William Haynes

William Haynes is a creator. As a social influencer, digital personality, comedian and rapper he is constantly producing content. He isn’t a guy waiting for a big break. He’ll create one and on his terms. William took control of his own destiny at a young age when he picked up a camera and pressed record for the first time. That camera plus some editing software, mentoring from a local youth center and countless hours of practice made him the seasoned content machine that he is today.

You can catch William regularly on his YouTube channel, WilliamHaynesTV. He recently wrapped production on DisneyXD’s The IGN Show and can be seen next hosting Versus Mode-a digital debate pilot for Steve Harvey’s channels as well as the recurring host on Musical.ly’s newest live gameshow, BEAT THE Q.

Where are you from?

William: I’m from Richmond, California inside the Bay Area. It’s a city right next to San Francisco.

How did you get into acting and hosting?

William: I was a very lonely kid. All kids were bullied in high school. I don’t think it’s original, but I was too. I didn’t have friends. I had a laptop. My dad bought a Mac computer with a camera on it, and I started recording videos of myself talking about my daily experience, and here we are today.

What’s something that’s popular now that you wish would go away?

William: LaCroix! I’m just kidding, I really like LaCroix a lot. I think it’s funny that it wasn’t popular, and it is now. It’s so addicting.

Who was your first celebrity crush?

William: My first celebrity crush was either Raven Symoné from That’s So Raven, or Brenda Song. It was one of those two people. I remember in the fifth grade, I was like, “I think I like girls now.” Disney Channel, thank you.

What’s the furthest you’ve ever been from home?

William: Toronto, which isn’t that far. I went to Canada and it was really cold. It felt like America but wasn’t. It was cleaner. Hopefully, by the end of this year, I can go somewhere farther.

What would your best friends say is your worst quality?

William: My best friends would say my worst quality is I lose stuff, like everything. If you let me borrow something, you aren’t going to get it back. All my friends know this. Also remembering things short-term. I have a very good long-term memory but short-term, you tell me something yesterday, I don’t remember what happened yesterday. Two weeks ago maybe. Definitely losing things and not remembering what just happened. My friends would say they’re my worst qualities.

What would they say is your best quality?

William: I don’t think my friends would say I have a best quality.[laughs]

Jacket: Zara, Shirt: H&M, Pants: Levi’s, Shoes: Aldo

What was your favorite toy as a kid?

William: Oh, boy, what was my favorite toy as a kid? I was a real boring kid. I was an inside person. I never went outside. I never played with my bike or anything. I have none of those memories. When it comes to toys, I had a camera. Honestly, my parents bought me a camera from this “crackhead”. My first camera, and I thought it was the greatest thing because they paid five bucks for it. That’s what my earliest memory of having a fun-toy to do something with.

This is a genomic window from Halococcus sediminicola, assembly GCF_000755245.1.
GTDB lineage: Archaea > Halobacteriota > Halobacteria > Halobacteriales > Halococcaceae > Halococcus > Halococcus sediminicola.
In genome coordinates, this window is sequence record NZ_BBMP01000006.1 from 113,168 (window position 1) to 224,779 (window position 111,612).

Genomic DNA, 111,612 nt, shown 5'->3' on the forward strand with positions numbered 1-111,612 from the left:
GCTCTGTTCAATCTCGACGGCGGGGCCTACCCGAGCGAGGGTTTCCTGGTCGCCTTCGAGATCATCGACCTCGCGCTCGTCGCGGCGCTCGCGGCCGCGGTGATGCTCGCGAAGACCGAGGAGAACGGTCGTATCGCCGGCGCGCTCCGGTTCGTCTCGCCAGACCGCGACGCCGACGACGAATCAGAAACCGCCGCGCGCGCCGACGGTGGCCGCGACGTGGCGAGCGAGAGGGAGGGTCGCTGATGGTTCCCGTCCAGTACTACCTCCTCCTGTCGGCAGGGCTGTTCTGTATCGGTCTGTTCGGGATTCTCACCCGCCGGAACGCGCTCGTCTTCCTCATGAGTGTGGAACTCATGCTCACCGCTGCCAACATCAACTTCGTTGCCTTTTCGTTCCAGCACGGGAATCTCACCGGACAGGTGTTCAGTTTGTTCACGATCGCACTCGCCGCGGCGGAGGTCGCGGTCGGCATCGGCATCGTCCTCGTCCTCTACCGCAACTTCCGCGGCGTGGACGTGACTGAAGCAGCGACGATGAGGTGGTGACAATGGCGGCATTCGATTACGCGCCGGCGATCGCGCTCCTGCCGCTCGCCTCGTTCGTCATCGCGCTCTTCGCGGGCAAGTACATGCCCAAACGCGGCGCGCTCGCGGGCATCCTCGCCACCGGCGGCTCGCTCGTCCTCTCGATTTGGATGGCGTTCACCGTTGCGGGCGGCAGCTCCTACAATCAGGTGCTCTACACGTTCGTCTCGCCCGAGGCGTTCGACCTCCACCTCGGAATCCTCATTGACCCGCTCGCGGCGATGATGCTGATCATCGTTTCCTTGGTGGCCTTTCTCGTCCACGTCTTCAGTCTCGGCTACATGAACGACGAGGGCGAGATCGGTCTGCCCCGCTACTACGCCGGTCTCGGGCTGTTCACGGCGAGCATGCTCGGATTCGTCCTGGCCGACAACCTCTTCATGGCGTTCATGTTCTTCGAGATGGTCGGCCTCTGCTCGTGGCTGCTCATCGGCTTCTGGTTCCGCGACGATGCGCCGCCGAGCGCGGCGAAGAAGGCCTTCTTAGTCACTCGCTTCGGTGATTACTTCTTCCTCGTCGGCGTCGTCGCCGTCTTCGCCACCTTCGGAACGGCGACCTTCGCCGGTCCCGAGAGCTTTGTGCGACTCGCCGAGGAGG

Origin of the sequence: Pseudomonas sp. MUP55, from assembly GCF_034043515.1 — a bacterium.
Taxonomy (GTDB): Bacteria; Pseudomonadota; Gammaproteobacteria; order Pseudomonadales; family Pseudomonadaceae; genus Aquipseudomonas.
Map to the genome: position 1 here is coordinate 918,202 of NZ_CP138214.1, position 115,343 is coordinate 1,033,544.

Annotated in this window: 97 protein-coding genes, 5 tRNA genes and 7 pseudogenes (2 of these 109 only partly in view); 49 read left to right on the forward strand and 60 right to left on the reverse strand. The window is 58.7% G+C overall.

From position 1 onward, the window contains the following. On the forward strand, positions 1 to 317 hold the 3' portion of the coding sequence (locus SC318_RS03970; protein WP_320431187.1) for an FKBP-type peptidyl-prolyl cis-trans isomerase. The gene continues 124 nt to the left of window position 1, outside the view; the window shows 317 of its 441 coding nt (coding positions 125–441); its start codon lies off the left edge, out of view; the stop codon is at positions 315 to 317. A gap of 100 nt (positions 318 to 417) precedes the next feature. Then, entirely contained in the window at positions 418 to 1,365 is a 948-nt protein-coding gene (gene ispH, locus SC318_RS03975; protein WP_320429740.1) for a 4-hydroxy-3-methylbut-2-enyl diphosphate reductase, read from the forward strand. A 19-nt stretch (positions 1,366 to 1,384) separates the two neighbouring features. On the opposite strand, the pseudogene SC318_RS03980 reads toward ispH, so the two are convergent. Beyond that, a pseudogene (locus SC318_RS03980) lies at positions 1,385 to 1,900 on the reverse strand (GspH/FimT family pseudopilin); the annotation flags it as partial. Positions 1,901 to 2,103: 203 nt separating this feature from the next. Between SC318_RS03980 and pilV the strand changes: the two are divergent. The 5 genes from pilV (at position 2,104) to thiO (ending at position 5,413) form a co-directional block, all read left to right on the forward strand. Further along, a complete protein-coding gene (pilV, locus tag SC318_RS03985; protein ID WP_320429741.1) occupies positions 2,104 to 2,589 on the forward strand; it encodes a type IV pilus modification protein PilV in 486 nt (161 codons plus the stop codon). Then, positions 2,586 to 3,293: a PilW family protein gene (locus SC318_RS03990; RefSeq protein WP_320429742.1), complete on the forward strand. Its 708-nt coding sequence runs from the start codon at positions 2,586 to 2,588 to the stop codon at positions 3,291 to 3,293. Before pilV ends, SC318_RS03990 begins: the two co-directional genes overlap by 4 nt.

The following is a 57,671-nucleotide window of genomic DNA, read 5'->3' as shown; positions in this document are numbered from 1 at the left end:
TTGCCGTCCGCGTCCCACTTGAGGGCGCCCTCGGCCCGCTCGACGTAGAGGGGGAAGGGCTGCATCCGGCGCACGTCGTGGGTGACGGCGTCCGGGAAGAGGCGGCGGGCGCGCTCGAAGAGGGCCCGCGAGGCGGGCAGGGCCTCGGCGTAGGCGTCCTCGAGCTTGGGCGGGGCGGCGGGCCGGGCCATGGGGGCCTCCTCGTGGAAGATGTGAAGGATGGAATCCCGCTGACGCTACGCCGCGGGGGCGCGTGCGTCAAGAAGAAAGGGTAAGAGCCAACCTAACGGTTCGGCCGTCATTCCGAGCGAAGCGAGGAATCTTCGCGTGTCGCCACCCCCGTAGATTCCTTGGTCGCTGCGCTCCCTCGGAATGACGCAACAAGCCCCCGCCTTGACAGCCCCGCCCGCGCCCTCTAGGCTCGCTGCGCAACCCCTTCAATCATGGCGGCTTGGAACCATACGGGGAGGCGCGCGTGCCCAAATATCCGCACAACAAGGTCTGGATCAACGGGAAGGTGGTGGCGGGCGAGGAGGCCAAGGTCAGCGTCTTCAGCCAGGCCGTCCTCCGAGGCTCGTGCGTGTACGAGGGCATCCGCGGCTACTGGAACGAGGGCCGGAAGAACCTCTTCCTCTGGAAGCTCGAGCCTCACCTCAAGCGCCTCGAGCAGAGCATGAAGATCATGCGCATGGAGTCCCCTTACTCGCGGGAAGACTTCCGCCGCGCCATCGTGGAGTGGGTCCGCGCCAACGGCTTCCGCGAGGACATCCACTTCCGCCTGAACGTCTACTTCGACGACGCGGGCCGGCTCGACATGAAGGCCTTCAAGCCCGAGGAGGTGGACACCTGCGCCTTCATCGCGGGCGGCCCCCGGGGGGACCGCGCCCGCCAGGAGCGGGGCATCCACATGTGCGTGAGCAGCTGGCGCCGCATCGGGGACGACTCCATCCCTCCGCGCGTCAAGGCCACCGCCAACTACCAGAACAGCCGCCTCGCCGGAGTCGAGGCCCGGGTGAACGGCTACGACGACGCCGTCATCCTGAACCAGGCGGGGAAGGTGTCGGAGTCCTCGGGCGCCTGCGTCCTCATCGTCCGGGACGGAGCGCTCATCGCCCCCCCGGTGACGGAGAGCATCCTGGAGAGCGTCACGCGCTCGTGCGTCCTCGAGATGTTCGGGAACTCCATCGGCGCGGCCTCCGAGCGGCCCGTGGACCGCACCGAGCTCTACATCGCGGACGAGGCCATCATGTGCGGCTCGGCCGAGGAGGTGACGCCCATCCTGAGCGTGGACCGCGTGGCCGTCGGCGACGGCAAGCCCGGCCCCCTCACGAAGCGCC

Who would you say your biggest inspirations are?

Interviewer: I’d say one of my biggest inspiration is Hayao Miyazaki. He is an animation director of movies like Spirited Away and Princess Mononoke. I think about him every single day. I wake up, think about his drawings, his creations, and I just want to be able to create something in my life that is as good, and surpasses it. He’s an old man, he’s in his 70’s almost 80’s. I know it’s going to take my life to be able to create images like that, but it drives me every single day. Obviously, like Drake, I want to be able to have my words defining a generation. People like that, whose lives are dedicated to creating something incredible inspires me. I want to be like that.

Do you remember your first experience being in front of a camera on a professional level?

William: My dad was filming movies when I was a kid. He made this movie when I was a kid called Scooter Kids. He and his production company friends all made this movie about kids riding scooters in the bay. I was six years old. That was my first time on camera.

I remember the first time that it really hit me that I was really, really on camera, I was on sci-fi for Comic-Con. William Arnett from Arrested Development was the host of the show, and I was his co-host. I was watching live on TV, and from behind him introducing me to be on the show. I was like, “Oh, I’m on TV now.” That was probably the first time.

Tell us a little about your music aspirations.

William: I make music under the name Arsenio Silverstone. I was raised as a comedian. My whole family is funny people. After a while of making jokes and working professionally at least five years in Los Angeles as a funny person, I realized that there was all of these other emotions that couldn’t go into my comedy work. I think because I’m so work-obsessed that I have to put every single feeling I have out there. I created this moniker Arsenio Silverstone, so that’s where all of those other feelings go. I love making music just as much as I love making jokes. It’s definitely a part of me.